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Does anyone know a formula for the derivative $$\frac{d^k}{dx^k}\left(f(x)^k\right)$$ where $k$ is some positive integer?

I started trying to work it out but it got messy.

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Possibly a duplicate of:… – Argon Aug 1 '12 at 0:35
up vote 7 down vote accepted

Apply Faà di Bruno's formula to get $$\frac{d^n}{dx^n}(g(x)^n)=\sum \frac{n!^2}{m_1!\dots m_n!(n-\sum_{j=1}^nm_j)!}g(x)^{n-\sum_{j=1}^nm_j}\prod_{j=1}^n\left(\frac{g^{(j)}(x)}{j!}\right)^{m_j},$$ where the sum is taken over the $n$-uples $(m_1,\dots,m_n)$ of integer satisfying $\sum_{k=1}^nkm_k=n$.

(I changed the notations to be conform with the link)

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I think it will be easier to compute that derivative directly... – Norbert Jul 31 '12 at 22:53
@Norbert: which derivative do you mean? – Davide Giraudo Jul 31 '12 at 22:54
I mean $(f^k(x))^{(k)}$. You answer is correct, but in practice it seems to me useless – Norbert Jul 31 '12 at 22:58
Thank you, Davide. This is exactly the kind of answer I was looking for. It will be very useful. – student Jul 31 '12 at 23:03

As a probable illustration of Davide Giraudo's powerful answer (+1) you may get the following result :

$ \begin{array} {r|cccccccc} k\\ \hline 1&1f'\\ 2&2f''f&2f'^2\\ 3&3f'''f^2&18f''ff'&6f'^3\\ 4&4f''''f^3&48f'''f^2f'&36f''^2f^2&144f'^2f''f&24f'^4\\ 5&5f'''''f^4&100f''''f^3f'&200f'''f^3f''&600 f'''f^2f'^2&900f^2f'f''^2&1200ff'^3f''&120f'^5\\ \end{array} $

This triangle appears as sequence OEIS A049009 titled "Number of functions from a set to itself such that the sizes of the pre-images of the individual elements in the range form the n-th partition in Abramowitz and Stegun order"

In fact this is a product of multinomials coefficients and 'number of multisets associated with least integer of each prime signature' (the second one shifted by $2$ I think). Perhaps that this will help a little to interpret Davide's general answer (I have not much hope for further simplification...)

Hoping it helped anyway,

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As a reformulation of Davide's answer, the $k$-th derivative of $f(x)^k$ is most easily expressed using the partial Bell polynomials:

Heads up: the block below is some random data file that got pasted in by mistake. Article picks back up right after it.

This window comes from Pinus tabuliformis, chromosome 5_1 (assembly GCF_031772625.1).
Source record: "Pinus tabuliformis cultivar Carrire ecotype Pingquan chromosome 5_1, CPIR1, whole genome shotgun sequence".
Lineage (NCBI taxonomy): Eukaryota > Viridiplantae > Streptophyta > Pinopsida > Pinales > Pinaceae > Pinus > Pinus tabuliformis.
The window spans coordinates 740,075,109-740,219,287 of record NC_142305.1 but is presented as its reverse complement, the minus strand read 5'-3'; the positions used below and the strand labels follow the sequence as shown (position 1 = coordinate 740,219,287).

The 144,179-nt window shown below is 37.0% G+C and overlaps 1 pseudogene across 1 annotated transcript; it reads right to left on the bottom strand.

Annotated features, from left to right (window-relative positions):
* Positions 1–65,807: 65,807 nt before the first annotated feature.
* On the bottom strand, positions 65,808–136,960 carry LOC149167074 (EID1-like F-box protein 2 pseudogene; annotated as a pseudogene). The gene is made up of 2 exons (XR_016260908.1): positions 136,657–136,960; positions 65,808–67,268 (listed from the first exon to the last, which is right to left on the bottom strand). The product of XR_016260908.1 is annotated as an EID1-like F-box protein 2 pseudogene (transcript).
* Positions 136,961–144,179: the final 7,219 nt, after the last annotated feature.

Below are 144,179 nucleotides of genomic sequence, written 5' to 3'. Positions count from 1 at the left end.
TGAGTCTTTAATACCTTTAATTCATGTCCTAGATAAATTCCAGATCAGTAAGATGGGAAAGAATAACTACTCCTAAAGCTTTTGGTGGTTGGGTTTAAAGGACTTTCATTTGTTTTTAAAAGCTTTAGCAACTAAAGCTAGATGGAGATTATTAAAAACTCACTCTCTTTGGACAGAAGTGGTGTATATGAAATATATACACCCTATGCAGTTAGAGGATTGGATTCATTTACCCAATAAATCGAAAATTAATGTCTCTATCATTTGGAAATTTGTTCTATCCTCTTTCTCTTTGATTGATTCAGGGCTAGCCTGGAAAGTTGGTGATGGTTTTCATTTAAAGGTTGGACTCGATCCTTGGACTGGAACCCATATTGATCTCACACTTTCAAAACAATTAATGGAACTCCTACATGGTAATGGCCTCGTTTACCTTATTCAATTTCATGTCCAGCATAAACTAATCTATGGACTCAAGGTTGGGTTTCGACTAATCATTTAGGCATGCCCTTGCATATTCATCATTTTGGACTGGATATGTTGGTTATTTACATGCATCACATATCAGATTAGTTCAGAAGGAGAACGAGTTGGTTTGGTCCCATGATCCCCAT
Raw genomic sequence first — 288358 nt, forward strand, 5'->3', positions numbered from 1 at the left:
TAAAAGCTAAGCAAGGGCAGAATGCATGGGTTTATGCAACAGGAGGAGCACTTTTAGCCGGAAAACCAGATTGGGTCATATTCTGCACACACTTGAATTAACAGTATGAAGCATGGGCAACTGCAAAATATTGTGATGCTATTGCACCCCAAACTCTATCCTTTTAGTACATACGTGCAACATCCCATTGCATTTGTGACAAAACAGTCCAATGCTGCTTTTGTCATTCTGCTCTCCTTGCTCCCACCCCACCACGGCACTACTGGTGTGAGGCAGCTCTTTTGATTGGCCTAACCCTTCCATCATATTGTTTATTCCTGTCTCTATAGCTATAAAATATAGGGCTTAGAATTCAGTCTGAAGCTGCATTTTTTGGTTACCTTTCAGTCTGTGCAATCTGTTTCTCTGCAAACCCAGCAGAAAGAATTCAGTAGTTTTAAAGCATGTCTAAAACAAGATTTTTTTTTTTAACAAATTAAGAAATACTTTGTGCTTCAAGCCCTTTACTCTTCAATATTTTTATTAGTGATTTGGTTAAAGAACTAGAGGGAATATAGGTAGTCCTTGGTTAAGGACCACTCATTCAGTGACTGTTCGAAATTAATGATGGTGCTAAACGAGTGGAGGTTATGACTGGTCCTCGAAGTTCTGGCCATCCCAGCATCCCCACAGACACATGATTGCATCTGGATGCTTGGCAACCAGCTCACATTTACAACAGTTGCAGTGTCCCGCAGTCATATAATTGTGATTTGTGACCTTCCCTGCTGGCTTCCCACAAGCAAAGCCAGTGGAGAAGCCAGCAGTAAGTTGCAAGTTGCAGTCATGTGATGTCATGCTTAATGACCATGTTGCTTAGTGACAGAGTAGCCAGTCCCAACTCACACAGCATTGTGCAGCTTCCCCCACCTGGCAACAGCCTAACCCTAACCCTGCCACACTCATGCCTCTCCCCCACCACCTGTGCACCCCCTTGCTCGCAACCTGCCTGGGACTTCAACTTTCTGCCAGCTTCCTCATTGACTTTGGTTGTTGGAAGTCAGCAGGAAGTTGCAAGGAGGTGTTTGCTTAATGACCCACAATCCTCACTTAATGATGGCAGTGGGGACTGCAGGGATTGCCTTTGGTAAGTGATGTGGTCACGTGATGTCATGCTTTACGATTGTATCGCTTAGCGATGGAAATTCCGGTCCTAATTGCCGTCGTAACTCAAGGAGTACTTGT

$$\frac{\mathrm d^k}{\mathrm dx^k}f(x)^k=\sum_{j=1}^k j!\binom{k}{j} f(x)^{k-j} \mathrm{B}_{k,j}(f^\prime(x),f^{\prime\prime}(x),\cdots,f^{(k-j+1)}(x))$$

This construction is most convenient if the computing environment you are using supports partial Bell polynomials (e.g. Mathematica).

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After Raymond's explication of Davide's Faa di Bruno-formula I decomposed it in an even more memorizable form. Example k=4 $$ \begin{eqnarray} {(f^4)^{(4)}\over 4! \cdot 4! } &=& {{ f^{(0)}\over 0!} { f^{(0)}\over 0!}{ f^{(0)}\over 0!} \over 3! }{{ f^{(4)}\over 4!} \over 1! } \\ \\ &+ & {{ f^{(0)}\over 0!} { f^{(0)}\over 0!} \over 2! }{{ f^{(1)}\over 1!} \over 1! } {{ f^{(3)}\over 3!} \over 1! } \\ \\ &+ & {{ f^{(0)}\over 0!} { f^{(0)}\over 0!} \over 2! }{{ f^{(2)}\over 2!}{ f^{(2)}\over 2!} \over 2! } &+ & {{ f^{(0)}\over 0!} \over 1! } {{ f^{(1)}\over 1!} { f^{(1)}\over 1!} \over 2! }{{ f^{(2)}\over 2!} \over 1! } \\ \\ &+ & {{ f^{(1)}\over 1!} { f^{(1)}\over 1!} { f^{(1)}\over 1!} { f^{(1)}\over 1!}\over 4! } \\ \\ \end{eqnarray} $$ The key for that decomposition is, that for some k we need k factors in each summand. Then the sum of all derivation-indices (with their multiplicity!) must also equal k. A j-fold multiplicity of a factor must be compensated by a j! in the denominator.
If we write $\displaystyle [k]= { f^{(k)}\over k! } $ and $ \displaystyle [k \times j] = { [k]^j \over j!} $ we can denote it even more compact: $$ \begin{eqnarray}{(f^4)^{(4)} \over 4!4! }&=& [0 \times 3][4 \times 1] \\ &+& [0 \times 2][1 \times 1][3 \times 1] \\ &+& [0 \times 2][2 \times 2] + [0 \times 1][1 \times 2][2 \times 1] \\ &+&[1 \times 4] \end{eqnarray} $$ where, if we take the brackets as products and the terms as sums then each term has the sum k. It is a simple mechanic to write down the terms by hand for some small k, even for $k=10$ or so this should be doable with paper and pen.

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Thanks for the very nice and clear rewriting Gottfried! – Raymond Manzoni Aug 1 '12 at 7:48
@RaymondManzoni: :-) After getting this I did a similar explanation on the wikipedia-page for the Faà di Bruno, see… . Perhaps it is a much general useful translation, to use the factorially scaled derivatives and factorially scaled multiplicities of the factors in similar applications ... – Gottfried Helms Aug 1 '12 at 10:41

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